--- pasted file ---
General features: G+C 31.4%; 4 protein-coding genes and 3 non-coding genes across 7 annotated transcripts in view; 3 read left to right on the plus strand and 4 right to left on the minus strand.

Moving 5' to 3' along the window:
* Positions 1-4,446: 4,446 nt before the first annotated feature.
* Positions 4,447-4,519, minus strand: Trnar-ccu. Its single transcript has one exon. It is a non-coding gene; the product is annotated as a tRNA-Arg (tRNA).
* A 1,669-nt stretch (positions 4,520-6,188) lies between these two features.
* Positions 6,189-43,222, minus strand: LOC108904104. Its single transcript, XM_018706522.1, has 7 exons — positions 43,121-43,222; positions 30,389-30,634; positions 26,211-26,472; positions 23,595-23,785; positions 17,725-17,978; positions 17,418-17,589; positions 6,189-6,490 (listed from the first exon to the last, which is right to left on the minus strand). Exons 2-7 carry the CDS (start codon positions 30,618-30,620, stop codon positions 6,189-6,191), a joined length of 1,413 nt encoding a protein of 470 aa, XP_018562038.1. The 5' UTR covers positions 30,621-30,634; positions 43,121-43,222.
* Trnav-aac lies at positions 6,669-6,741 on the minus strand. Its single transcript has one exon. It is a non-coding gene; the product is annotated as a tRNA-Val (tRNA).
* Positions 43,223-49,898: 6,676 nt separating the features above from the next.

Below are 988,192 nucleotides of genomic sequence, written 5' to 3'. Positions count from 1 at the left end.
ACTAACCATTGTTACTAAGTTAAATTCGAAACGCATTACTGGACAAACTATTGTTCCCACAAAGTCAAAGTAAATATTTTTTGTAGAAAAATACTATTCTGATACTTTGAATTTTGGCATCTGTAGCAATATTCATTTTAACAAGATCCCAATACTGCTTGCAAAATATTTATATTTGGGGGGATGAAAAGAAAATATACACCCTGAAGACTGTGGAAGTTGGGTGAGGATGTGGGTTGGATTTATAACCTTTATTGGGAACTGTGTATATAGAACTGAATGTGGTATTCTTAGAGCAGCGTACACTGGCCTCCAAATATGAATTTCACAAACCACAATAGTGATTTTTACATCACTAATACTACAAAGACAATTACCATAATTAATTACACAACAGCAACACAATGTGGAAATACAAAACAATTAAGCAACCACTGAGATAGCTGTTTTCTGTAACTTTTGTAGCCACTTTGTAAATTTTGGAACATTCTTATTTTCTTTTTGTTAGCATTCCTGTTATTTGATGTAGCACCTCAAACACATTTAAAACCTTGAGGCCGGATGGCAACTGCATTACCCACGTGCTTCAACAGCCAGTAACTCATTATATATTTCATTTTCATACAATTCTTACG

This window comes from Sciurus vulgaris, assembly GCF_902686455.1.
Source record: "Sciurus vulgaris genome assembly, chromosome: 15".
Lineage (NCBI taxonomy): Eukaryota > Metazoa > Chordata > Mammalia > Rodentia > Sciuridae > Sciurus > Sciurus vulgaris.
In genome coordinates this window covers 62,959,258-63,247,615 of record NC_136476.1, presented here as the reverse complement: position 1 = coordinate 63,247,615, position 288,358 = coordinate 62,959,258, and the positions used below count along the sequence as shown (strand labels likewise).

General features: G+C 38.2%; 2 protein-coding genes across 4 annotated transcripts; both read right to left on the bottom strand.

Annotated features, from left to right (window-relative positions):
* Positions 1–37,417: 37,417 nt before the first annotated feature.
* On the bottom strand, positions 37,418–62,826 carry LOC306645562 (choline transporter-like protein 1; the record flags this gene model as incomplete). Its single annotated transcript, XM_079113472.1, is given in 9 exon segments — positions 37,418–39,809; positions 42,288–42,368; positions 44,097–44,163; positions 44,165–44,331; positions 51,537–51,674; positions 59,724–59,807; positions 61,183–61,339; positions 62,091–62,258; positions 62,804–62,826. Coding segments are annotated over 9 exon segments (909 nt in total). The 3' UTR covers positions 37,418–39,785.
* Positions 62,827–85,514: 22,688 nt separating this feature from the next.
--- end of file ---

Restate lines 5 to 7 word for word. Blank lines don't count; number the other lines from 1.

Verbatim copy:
* A 1,669-nt stretch (positions 4,520-6,188) lies between these two features.
* Positions 6,189-43,222, minus strand: LOC108904104. Its single transcript, XM_018706522.1, has 7 exons — positions 43,121-43,222; positions 30,389-30,634; positions 26,211-26,472; positions 23,595-23,785; positions 17,725-17,978; positions 17,418-17,589; positions 6,189-6,490 (listed from the first exon to the last, which is right to left on the minus strand). Exons 2-7 carry the CDS (start codon positions 30,618-30,620, stop codon positions 6,189-6,191), a joined length of 1,413 nt encoding a protein of 470 aa, XP_018562038.1. The 5' UTR covers positions 30,621-30,634; positions 43,121-43,222.
* Trnav-aac lies at positions 6,669-6,741 on the minus strand. Its single transcript has one exon. It is a non-coding gene; the product is annotated as a tRNA-Val (tRNA).